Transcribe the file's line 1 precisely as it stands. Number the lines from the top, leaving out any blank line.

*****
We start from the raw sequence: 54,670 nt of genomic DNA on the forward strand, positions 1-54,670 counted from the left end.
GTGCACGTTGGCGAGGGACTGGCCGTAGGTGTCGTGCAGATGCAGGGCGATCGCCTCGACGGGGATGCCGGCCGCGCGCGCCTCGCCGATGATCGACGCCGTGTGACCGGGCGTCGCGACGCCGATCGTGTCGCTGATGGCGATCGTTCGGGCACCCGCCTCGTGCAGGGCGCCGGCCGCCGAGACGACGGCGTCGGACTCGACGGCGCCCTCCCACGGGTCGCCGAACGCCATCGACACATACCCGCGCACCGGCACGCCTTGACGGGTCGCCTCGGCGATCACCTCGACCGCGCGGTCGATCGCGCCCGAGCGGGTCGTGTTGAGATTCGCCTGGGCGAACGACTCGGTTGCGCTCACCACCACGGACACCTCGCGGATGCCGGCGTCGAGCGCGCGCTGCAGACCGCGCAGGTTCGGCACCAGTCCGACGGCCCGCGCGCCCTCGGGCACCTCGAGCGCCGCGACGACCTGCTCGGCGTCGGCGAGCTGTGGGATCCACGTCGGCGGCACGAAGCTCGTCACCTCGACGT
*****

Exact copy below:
We start from the raw sequence: 54,670 nt of genomic DNA on the forward strand, positions 1-54,670 counted from the left end.